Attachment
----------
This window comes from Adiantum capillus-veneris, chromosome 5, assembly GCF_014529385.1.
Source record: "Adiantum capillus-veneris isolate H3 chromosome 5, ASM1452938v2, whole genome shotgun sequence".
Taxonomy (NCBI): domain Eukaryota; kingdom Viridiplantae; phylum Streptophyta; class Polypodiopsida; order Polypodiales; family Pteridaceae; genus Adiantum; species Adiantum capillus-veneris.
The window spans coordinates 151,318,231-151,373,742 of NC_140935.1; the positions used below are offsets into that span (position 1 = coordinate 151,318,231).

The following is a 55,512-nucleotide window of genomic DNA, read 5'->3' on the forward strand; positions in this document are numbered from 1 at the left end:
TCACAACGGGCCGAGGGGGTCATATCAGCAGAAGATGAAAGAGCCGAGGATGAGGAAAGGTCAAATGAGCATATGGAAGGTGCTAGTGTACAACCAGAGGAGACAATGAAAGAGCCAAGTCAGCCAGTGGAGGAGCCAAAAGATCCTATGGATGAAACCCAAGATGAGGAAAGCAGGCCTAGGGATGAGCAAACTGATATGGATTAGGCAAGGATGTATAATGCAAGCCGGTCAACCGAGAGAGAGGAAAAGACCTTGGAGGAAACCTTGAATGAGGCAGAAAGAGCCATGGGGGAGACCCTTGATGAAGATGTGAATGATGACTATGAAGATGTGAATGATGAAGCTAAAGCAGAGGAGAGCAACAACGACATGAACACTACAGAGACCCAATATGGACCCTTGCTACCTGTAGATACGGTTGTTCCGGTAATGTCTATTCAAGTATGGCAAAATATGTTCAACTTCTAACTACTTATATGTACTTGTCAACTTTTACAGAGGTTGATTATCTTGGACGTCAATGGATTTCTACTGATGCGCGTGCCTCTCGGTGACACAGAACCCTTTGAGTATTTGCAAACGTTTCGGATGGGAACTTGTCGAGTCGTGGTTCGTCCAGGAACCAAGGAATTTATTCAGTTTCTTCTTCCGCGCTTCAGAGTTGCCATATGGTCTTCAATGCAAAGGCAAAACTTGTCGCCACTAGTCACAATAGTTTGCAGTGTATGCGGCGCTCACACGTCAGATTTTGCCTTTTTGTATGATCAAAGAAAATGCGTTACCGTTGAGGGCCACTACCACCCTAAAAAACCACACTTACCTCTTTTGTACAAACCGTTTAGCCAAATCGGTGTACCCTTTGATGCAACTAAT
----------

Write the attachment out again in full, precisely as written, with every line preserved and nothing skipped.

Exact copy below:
This window comes from Adiantum capillus-veneris, chromosome 5, assembly GCF_014529385.1.
Source record: "Adiantum capillus-veneris isolate H3 chromosome 5, ASM1452938v2, whole genome shotgun sequence".
Taxonomy (NCBI): domain Eukaryota; kingdom Viridiplantae; phylum Streptophyta; class Polypodiopsida; order Polypodiales; family Pteridaceae; genus Adiantum; species Adiantum capillus-veneris.
The window spans coordinates 151,318,231-151,373,742 of NC_140935.1; the positions used below are offsets into that span (position 1 = coordinate 151,318,231).

The following is a 55,512-nucleotide window of genomic DNA, read 5'->3' on the forward strand; positions in this document are numbered from 1 at the left end:
TCACAACGGGCCGAGGGGGTCATATCAGCAGAAGATGAAAGAGCCGAGGATGAGGAAAGGTCAAATGAGCATATGGAAGGTGCTAGTGTACAACCAGAGGAGACAATGAAAGAGCCAAGTCAGCCAGTGGAGGAGCCAAAAGATCCTATGGATGAAACCCAAGATGAGGAAAGCAGGCCTAGGGATGAGCAAACTGATATGGATTAGGCAAGGATGTATAATGCAAGCCGGTCAACCGAGAGAGAGGAAAAGACCTTGGAGGAAACCTTGAATGAGGCAGAAAGAGCCATGGGGGAGACCCTTGATGAAGATGTGAATGATGACTATGAAGATGTGAATGATGAAGCTAAAGCAGAGGAGAGCAACAACGACATGAACACTACAGAGACCCAATATGGACCCTTGCTACCTGTAGATACGGTTGTTCCGGTAATGTCTATTCAAGTATGGCAAAATATGTTCAACTTCTAACTACTTATATGTACTTGTCAACTTTTACAGAGGTTGATTATCTTGGACGTCAATGGATTTCTACTGATGCGCGTGCCTCTCGGTGACACAGAACCCTTTGAGTATTTGCAAACGTTTCGGATGGGAACTTGTCGAGTCGTGGTTCGTCCAGGAACCAAGGAATTTATTCAGTTTCTTCTTCCGCGCTTCAGAGTTGCCATATGGTCTTCAATGCAAAGGCAAAACTTGTCGCCACTAGTCACAATAGTTTGCAGTGTATGCGGCGCTCACACGTCAGATTTTGCCTTTTTGTATGATCAAAGAAAATGCGTTACCGTTGAGGGCCACTACCACCCTAAAAAACCACACTTACCTCTTTTGTACAAACCGTTTAGCCAAATCGGTGTACCCTTTGATGCAACTAAT